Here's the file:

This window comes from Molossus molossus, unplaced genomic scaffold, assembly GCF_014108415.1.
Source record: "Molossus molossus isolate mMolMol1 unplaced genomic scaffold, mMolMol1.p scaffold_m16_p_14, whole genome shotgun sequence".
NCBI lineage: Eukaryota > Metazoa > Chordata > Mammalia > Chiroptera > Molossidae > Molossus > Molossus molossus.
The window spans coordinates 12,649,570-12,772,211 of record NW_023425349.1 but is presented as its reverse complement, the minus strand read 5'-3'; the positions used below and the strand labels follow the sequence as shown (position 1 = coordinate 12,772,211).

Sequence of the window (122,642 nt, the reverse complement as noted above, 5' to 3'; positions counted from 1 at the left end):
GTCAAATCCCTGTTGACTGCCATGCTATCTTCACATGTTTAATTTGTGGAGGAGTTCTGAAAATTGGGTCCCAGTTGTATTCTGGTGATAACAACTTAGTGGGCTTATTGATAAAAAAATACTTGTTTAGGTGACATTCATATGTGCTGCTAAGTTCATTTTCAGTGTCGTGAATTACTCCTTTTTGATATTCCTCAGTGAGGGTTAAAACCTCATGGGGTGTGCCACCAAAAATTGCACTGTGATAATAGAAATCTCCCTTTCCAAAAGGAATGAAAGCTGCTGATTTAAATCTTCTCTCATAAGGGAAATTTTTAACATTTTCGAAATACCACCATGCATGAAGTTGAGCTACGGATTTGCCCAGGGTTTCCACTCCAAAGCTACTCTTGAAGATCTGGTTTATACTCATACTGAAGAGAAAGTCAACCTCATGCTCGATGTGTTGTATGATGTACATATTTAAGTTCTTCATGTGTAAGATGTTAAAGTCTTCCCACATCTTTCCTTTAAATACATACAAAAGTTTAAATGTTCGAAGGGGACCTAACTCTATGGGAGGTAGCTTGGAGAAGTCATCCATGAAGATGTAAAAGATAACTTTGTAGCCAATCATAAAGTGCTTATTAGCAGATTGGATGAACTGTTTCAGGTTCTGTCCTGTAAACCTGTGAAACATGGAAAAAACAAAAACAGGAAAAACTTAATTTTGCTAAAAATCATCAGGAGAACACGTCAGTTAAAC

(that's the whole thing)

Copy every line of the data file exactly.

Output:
This window comes from Molossus molossus, unplaced genomic scaffold, assembly GCF_014108415.1.
Source record: "Molossus molossus isolate mMolMol1 unplaced genomic scaffold, mMolMol1.p scaffold_m16_p_14, whole genome shotgun sequence".
NCBI lineage: Eukaryota > Metazoa > Chordata > Mammalia > Chiroptera > Molossidae > Molossus > Molossus molossus.
The window spans coordinates 12,649,570-12,772,211 of record NW_023425349.1 but is presented as its reverse complement, the minus strand read 5'-3'; the positions used below and the strand labels follow the sequence as shown (position 1 = coordinate 12,772,211).

Sequence of the window (122,642 nt, the reverse complement as noted above, 5' to 3'; positions counted from 1 at the left end):
GTCAAATCCCTGTTGACTGCCATGCTATCTTCACATGTTTAATTTGTGGAGGAGTTCTGAAAATTGGGTCCCAGTTGTATTCTGGTGATAACAACTTAGTGGGCTTATTGATAAAAAAATACTTGTTTAGGTGACATTCATATGTGCTGCTAAGTTCATTTTCAGTGTCGTGAATTACTCCTTTTTGATATTCCTCAGTGAGGGTTAAAACCTCATGGGGTGTGCCACCAAAAATTGCACTGTGATAATAGAAATCTCCCTTTCCAAAAGGAATGAAAGCTGCTGATTTAAATCTTCTCTCATAAGGGAAATTTTTAACATTTTCGAAATACCACCATGCATGAAGTTGAGCTACGGATTTGCCCAGGGTTTCCACTCCAAAGCTACTCTTGAAGATCTGGTTTATACTCATACTGAAGAGAAAGTCAACCTCATGCTCGATGTGTTGTATGATGTACATATTTAAGTTCTTCATGTGTAAGATGTTAAAGTCTTCCCACATCTTTCCTTTAAATACATACAAAAGTTTAAATGTTCGAAGGGGACCTAACTCTATGGGAGGTAGCTTGGAGAAGTCATCCATGAAGATGTAAAAGATAACTTTGTAGCCAATCATAAAGTGCTTATTAGCAGATTGGATGAACTGTTTCAGGTTCTGTCCTGTAAACCTGTGAAACATGGAAAAAACAAAAACAGGAAAAACTTAATTTTGCTAAAAATCATCAGGAGAACACGTCAGTTAAAC